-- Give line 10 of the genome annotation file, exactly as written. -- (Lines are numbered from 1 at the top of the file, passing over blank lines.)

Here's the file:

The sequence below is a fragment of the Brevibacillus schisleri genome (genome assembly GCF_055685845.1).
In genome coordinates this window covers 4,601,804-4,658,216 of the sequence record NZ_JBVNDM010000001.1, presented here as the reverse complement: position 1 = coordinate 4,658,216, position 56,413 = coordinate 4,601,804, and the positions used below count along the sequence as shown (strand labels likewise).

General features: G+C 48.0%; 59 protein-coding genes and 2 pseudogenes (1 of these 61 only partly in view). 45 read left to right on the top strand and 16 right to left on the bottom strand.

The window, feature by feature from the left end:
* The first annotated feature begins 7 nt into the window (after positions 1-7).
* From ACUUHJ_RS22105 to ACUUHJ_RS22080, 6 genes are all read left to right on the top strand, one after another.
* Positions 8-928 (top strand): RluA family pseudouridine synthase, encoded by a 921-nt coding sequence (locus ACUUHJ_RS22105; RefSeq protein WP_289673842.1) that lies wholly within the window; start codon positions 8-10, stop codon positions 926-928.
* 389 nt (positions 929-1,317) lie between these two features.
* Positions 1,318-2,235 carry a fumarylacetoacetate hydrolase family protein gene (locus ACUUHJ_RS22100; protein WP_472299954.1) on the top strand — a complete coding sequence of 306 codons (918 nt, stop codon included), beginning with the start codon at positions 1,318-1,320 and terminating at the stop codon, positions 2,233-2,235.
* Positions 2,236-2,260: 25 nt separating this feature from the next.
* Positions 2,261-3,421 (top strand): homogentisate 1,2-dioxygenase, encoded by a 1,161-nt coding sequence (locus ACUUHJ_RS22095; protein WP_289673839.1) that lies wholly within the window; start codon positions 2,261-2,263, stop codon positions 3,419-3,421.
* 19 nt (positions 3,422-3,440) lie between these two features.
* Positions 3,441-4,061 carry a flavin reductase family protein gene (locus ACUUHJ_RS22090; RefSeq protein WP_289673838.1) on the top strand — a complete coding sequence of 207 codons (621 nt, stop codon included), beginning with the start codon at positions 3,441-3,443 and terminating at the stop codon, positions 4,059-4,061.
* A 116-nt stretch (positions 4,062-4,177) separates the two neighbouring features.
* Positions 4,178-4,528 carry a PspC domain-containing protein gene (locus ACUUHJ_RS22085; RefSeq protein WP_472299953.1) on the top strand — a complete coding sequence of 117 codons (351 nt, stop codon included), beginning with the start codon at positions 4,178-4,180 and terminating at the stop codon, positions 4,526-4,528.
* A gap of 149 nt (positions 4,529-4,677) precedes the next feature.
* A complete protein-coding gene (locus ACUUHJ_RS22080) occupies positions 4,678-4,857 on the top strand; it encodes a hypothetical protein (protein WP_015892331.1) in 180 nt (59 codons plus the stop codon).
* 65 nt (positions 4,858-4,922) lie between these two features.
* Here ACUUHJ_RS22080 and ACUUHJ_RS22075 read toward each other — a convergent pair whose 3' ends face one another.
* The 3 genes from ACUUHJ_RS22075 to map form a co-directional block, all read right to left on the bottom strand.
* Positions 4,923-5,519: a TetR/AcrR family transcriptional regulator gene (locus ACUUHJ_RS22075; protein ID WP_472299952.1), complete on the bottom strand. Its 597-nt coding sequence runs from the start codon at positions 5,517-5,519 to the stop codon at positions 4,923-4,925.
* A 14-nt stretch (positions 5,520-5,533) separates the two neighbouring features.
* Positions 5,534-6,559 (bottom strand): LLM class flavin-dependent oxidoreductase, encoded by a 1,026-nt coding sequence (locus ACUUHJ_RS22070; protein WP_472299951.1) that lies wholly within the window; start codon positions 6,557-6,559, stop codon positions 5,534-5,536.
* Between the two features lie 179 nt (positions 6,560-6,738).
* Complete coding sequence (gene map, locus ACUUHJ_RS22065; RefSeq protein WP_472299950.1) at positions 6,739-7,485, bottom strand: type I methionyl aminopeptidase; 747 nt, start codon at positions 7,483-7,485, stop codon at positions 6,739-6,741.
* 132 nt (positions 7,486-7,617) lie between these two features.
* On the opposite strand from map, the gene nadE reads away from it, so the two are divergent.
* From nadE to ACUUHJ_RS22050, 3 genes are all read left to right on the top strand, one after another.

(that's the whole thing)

* Positions 2,236-2,260: 25 nt separating this feature from the next.